October 1, 2012
When I was reluctantly packing my bags for Paris, I was worried my suitcase of vintage dresses would not cut it. Having obsessed over Paris’ notoriously chic female species since I picked up my first fashion glossy, how would my frumpy Midwestern duds ever stand up to the Capital of haute couture? My anti-fashion upbringing has left me with an inherent interest in clothing. Growing up on peanuts, I was begrudgingly outfitted in my older brother’s hand-me-down superhero t-shirts. Or better yet, my mother dragged us along to the thrift store long before it made its comeback. But as I thumbed through the rows of color-coordinated sartorial rejects, all I really wanted was to dress in Limited Too and Gap Kids like everyone else at school. And have blond hair and finally learn how to do a cartwheel. But as I grew up, I started studying fashion magazines. A quarter vintage, a quarter suburban fashion mall, and a half my own scary sewing projects, I curated a very colorful look of my own. Long before I picked up a paintbrush, fashion was my daily dose of self-expression.
When I got off the plane at Charles de Gaulle, I was boldly armed in my favorite ruffled, red Chiquita banana dress. And I quickly learned what I had become: a big, fat foreigner. I crossed some impeccably chic French women on the street with their ritualistic blowouts, invisible makeup, and enviable silhouettes. Meeting up with my other expat pals, feeling fat and frumpy, we all conspired about the secrets of these impossible creatures. But I quickly learned that much like most cafes in Paris, French fashion was frankly underwhelming. Yes, there were the exceptions. There was the rare spotting of a fashion editor. And I distinctly remember a woman in all black on a scooter with a shockingly pink pair of heels. But in general, French women stick to a calculated uniform. Women of all ages follow the same formula: the smart, straight-legged jeans, silk blouses, cashmere v-necks, short boots, and a lot of monochrome. And it starts from an early age. At the sortie d’école, kids are dressed in the same silhouettes as their parents. Girls sport ballet flats, skinny jeans, and cashmere sweaters just like their mothers.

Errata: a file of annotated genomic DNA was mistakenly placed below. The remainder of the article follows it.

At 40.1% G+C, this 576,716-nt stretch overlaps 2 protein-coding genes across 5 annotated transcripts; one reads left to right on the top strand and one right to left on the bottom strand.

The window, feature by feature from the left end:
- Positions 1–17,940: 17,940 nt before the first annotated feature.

So where did this leave me? Adapting to a new country certainly had its compromises. My ‘Midwest does Carmen Miranda’ wardrobe got scary tongue-wagging attention from strangers. So I muted my color palette. I sadly replaced my polyester ruffles with knits. Unlike America, where a little eye contact could get a friendly ‘howdy-do’ from a passing stranger, that quickly backfired. Every guy I made eye contact with all of a sudden had something extremely important to tell me. I thought not speaking French would be a free pass out of these situations, but they all went down a laundry list of languages they spoke until finding the right one. Nevertheless, I learned to sink my head low and keep my smile to myself. I was becoming more French already. But by adhering to French fashion in an attempt to distract attention, I was losing touch with both my self-righteous culture and my own style.
Expats typically fall into two distinct categories. There are those who fully integrate, those who attempt to squeeze into Petit Bateau. And there are those who remain exactly the same, fearlessly going to the boulangerie in flip-flops. Although I have adopted an appreciation for the taste, appropriateness, and quality of French fashion, I am finally regaining my own personal style. Yes, I have an accent, but my outfit is usually a precursor to who I am. Although I now can admit that I am a product of my individualistic culture, I would not have it any other way.
Written by Jessie Kanelos
Jessie is a Paris transplant with Chicago roots. As a food stylist, illustrator, and writer, she is continually scouring Paris with her insatiable Midwestern appetite for cheap thrills, beautiful things, and good bites. Follow Jessie’s illustrated footsteps from Chicago to Parigote at thefrancofly.com.
Website: The Francofly